2 Dec 2015

Warning over 'corrupt' Indian visa agents

7:18 pm on 2 December 2015

The government has been accused of creating a "people-smuggling paradise" by turning a blind eye to Indian recruiters offering students visas as a way of obtaining permanent residence.

Auckland International Airport

Auckland International Airport Photo: RNZ

New Zealand First MP Ron Mark asked Immigration Minister Michael Woodhouse in Parliament if he was aware of agents in India who were promoting student visas in New Zealand as a pathway to residence.

Mr Woodhouse said he was aware of the issue. "But this occurs within a wider context," he said.

"For the year ended September 2015, we enjoyed a $3.2 billion services surplus... education travel services was our largest export to India, earning New Zealand nearly a half a billion dollars.

"So, yes, while there are certainly a few rogues operating and we take that very seriously, it's a small part of what's a significant industry for New Zealand taxpayers."

Mr Mark asked the minister why he was "turning a blind eye to corrupt agents in India, who are extorting huge amounts of money from international students?"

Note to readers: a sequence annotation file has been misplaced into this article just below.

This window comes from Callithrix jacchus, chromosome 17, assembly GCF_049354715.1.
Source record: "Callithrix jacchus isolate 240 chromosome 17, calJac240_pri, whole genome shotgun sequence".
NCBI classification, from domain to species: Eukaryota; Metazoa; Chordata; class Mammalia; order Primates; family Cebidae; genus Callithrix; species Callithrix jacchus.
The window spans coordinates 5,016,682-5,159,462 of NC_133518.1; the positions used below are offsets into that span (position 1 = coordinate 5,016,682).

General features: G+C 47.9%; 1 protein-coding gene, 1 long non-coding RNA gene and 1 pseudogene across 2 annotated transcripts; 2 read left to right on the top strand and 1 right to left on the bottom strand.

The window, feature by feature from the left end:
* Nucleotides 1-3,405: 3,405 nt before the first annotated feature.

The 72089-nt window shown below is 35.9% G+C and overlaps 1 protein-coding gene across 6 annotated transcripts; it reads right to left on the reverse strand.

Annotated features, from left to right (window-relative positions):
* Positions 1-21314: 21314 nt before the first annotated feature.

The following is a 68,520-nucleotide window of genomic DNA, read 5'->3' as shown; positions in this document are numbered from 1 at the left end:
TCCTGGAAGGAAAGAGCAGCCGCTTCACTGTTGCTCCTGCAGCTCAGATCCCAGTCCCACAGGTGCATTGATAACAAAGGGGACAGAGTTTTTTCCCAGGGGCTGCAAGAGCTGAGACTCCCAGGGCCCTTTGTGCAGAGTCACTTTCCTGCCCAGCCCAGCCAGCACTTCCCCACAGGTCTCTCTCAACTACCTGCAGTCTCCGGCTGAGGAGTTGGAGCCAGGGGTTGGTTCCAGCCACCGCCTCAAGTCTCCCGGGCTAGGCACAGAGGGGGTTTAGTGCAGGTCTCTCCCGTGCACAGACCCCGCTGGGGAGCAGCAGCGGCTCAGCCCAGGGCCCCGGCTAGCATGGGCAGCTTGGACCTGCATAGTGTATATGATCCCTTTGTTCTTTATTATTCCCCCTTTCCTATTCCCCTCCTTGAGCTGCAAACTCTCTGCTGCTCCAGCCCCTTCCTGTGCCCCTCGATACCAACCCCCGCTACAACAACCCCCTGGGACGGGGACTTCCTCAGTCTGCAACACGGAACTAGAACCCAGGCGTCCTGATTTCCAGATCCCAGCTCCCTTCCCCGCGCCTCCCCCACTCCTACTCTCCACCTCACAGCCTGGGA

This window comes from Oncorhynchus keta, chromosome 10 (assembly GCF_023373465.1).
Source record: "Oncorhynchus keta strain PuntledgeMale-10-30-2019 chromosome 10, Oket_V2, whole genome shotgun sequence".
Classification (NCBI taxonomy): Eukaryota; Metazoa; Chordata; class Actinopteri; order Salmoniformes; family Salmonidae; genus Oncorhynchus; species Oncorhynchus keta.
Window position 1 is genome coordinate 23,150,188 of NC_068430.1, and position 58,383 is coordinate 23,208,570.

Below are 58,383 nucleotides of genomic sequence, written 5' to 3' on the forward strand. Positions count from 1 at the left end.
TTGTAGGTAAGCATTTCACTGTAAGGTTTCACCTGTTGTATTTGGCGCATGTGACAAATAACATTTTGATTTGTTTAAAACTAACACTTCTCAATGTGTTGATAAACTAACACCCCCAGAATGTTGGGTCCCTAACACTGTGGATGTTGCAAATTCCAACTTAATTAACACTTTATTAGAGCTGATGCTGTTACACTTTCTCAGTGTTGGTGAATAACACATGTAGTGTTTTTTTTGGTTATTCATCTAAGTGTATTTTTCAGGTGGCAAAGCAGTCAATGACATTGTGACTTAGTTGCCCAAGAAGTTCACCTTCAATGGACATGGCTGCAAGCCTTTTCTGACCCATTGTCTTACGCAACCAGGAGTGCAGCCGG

He said that was despite repeated warnings from licensed immigration agents for New Zealand.

Michael Woodhouse during caucus run 10.11.15

Immigration Minister Michael Woodhouse Photo: RNZ / Alexander Robertson

In response, Mr Woodhouse said Mr Mark was "conflating" two issues.

"Clearly, education agents have a role in the facilitation of international education into New Zealand and all agents working with Education New Zealand must agree to follow the education code of conduct."

Labour MP Iain Lees-Galloway asked the minister if he recalled the letter he had sent to him in November last year raising similar concerns about Filipino and Indian students.

Mr Woodhouse said he did not but he was sure Mr Lees-Galloway would have received "an outstanding reply".

The minister also told the House that, despite the industry being worth seven times more to New Zealand than 10 years ago, fewer Indian students were now becoming residents.